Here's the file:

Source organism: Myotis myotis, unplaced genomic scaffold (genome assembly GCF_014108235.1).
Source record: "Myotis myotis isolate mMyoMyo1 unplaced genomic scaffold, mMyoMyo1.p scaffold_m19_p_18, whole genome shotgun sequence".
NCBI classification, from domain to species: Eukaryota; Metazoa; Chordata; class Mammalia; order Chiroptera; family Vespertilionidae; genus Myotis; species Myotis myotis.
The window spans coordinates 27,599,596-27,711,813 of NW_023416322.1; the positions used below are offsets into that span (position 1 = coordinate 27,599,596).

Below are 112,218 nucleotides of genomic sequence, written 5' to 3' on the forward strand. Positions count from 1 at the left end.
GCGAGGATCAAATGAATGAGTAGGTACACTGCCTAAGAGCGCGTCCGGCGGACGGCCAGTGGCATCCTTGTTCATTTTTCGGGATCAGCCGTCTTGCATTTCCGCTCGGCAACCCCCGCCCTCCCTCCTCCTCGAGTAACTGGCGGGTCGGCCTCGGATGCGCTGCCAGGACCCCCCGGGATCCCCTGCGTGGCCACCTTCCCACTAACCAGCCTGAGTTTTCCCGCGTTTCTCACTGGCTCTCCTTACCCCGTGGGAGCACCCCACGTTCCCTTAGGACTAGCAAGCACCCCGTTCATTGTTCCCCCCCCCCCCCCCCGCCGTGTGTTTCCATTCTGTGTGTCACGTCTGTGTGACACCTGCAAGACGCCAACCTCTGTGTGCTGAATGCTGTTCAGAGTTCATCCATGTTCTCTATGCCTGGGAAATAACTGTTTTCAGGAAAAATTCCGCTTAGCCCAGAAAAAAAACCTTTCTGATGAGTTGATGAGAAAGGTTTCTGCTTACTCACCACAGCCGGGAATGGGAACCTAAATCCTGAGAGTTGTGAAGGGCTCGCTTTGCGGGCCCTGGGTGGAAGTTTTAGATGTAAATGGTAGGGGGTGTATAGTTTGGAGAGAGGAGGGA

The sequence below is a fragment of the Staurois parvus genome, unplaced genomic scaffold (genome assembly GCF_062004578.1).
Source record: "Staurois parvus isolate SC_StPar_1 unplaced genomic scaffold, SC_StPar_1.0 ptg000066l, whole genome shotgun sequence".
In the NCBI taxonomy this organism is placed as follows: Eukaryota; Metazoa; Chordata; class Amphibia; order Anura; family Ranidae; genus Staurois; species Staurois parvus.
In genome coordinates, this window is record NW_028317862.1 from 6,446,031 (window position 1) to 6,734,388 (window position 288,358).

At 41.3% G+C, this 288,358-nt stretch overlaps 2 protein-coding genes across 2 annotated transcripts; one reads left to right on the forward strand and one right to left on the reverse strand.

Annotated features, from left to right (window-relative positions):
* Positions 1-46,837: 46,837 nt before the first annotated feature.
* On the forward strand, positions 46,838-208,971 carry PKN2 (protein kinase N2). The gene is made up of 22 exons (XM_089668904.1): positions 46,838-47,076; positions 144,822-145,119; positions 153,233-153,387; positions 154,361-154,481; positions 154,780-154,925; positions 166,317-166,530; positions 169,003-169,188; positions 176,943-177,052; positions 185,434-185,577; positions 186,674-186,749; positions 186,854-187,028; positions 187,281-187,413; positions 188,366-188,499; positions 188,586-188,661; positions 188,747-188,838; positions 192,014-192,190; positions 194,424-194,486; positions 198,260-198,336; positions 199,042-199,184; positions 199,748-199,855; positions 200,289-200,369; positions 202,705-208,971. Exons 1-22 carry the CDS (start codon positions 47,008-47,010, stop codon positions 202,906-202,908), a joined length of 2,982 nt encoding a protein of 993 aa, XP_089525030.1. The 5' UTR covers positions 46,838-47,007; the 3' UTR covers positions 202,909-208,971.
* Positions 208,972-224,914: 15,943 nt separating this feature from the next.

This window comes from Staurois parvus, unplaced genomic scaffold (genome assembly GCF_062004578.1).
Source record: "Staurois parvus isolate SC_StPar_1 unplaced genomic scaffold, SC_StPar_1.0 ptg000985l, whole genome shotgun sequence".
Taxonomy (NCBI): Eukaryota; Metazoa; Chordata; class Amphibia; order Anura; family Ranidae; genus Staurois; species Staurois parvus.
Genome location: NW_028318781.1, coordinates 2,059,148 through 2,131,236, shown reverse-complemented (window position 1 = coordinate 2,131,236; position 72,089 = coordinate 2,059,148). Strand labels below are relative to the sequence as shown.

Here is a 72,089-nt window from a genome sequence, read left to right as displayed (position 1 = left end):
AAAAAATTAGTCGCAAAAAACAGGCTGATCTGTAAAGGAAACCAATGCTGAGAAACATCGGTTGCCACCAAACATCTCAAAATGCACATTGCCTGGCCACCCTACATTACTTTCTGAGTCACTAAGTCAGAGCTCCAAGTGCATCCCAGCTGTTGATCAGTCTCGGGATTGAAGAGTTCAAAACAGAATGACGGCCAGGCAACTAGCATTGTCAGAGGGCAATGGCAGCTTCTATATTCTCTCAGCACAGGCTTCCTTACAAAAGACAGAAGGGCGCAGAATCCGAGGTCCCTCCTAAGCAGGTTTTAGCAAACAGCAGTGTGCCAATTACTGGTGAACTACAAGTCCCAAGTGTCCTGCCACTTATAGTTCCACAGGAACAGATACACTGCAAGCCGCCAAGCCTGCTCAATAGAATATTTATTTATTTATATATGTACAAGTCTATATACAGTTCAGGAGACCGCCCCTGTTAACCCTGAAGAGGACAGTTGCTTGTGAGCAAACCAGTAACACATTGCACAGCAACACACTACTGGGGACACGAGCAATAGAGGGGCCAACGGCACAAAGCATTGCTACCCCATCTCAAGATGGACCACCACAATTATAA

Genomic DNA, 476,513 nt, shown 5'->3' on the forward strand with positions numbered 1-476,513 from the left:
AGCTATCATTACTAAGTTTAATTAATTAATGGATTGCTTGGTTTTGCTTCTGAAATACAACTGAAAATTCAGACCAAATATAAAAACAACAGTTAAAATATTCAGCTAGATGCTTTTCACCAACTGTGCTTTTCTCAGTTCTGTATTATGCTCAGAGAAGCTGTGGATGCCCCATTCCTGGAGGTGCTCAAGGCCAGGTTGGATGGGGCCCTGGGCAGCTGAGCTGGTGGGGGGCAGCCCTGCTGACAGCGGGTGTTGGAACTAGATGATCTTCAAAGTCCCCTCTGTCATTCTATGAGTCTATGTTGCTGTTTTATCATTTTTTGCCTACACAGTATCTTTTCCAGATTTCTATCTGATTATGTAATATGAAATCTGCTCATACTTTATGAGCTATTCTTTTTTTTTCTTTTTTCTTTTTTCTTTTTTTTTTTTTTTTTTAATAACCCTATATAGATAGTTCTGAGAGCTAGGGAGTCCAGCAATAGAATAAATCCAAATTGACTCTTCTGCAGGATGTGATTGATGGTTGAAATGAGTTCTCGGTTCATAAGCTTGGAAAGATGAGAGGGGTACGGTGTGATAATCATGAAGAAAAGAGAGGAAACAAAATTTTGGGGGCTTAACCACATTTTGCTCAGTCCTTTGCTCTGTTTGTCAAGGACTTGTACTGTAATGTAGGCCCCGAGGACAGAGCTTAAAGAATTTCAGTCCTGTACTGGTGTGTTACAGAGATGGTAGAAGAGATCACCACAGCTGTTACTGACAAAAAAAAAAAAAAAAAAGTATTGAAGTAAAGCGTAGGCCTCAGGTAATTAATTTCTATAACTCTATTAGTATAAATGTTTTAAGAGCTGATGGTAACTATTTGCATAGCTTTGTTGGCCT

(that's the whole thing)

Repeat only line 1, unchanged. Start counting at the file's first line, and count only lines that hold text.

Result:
Source organism: Myotis myotis, unplaced genomic scaffold (genome assembly GCF_014108235.1).